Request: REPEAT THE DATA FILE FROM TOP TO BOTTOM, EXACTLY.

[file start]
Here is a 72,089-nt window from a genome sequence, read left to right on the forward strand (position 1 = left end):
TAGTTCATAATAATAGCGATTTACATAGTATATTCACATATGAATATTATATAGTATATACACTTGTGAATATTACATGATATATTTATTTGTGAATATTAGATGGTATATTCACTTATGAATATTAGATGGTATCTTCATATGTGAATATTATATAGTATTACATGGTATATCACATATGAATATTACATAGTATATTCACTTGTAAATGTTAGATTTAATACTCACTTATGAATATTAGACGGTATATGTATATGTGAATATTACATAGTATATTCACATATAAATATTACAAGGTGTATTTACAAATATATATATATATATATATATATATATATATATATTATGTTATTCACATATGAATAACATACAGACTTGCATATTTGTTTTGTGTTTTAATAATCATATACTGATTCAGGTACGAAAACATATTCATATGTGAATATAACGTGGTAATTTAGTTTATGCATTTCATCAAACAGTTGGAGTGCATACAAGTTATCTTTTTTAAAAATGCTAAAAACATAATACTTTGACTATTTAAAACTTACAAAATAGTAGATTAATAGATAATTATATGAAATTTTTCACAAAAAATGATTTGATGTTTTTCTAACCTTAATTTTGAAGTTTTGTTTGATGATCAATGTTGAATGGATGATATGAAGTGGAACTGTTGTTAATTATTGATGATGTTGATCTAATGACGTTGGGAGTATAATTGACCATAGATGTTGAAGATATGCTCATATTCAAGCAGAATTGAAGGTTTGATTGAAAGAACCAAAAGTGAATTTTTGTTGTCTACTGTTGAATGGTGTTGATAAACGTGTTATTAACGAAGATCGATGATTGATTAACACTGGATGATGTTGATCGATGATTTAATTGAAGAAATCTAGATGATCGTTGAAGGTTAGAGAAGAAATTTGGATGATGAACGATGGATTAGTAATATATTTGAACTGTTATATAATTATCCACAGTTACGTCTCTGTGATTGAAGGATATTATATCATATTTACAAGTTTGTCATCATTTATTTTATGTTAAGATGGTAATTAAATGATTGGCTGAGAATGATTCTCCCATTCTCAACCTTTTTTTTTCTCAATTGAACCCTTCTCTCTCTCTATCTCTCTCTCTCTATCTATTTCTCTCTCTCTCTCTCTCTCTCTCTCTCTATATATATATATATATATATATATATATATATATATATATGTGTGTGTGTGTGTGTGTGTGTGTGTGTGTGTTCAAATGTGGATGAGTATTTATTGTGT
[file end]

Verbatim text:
Here is a 72,089-nt window from a genome sequence, read left to right on the forward strand (position 1 = left end):
TAGTTCATAATAATAGCGATTTACATAGTATATTCACATATGAATATTATATAGTATATACACTTGTGAATATTACATGATATATTTATTTGTGAATATTAGATGGTATATTCACTTATGAATATTAGATGGTATCTTCATATGTGAATATTATATAGTATTACATGGTATATCACATATGAATATTACATAGTATATTCACTTGTAAATGTTAGATTTAATACTCACTTATGAATATTAGACGGTATATGTATATGTGAATATTACATAGTATATTCACATATAAATATTACAAGGTGTATTTACAAATATATATATATATATATATATATATATATATATATTATGTTATTCACATATGAATAACATACAGACTTGCATATTTGTTTTGTGTTTTAATAATCATATACTGATTCAGGTACGAAAACATATTCATATGTGAATATAACGTGGTAATTTAGTTTATGCATTTCATCAAACAGTTGGAGTGCATACAAGTTATCTTTTTTAAAAATGCTAAAAACATAATACTTTGACTATTTAAAACTTACAAAATAGTAGATTAATAGATAATTATATGAAATTTTTCACAAAAAATGATTTGATGTTTTTCTAACCTTAATTTTGAAGTTTTGTTTGATGATCAATGTTGAATGGATGATATGAAGTGGAACTGTTGTTAATTATTGATGATGTTGATCTAATGACGTTGGGAGTATAATTGACCATAGATGTTGAAGATATGCTCATATTCAAGCAGAATTGAAGGTTTGATTGAAAGAACCAAAAGTGAATTTTTGTTGTCTACTGTTGAATGGTGTTGATAAACGTGTTATTAACGAAGATCGATGATTGATTAACACTGGATGATGTTGATCGATGATTTAATTGAAGAAATCTAGATGATCGTTGAAGGTTAGAGAAGAAATTTGGATGATGAACGATGGATTAGTAATATATTTGAACTGTTATATAATTATCCACAGTTACGTCTCTGTGATTGAAGGATATTATATCATATTTACAAGTTTGTCATCATTTATTTTATGTTAAGATGGTAATTAAATGATTGGCTGAGAATGATTCTCCCATTCTCAACCTTTTTTTTTCTCAATTGAACCCTTCTCTCTCTCTATCTCTCTCTCTCTATCTATTTCTCTCTCTCTCTCTCTCTCTCTCTCTCTATATATATATATATATATATATATATATATATATATATATGTGTGTGTGTGTGTGTGTGTGTGTGTGTGTGTTCAAATGTGGATGAGTATTTATTGTGT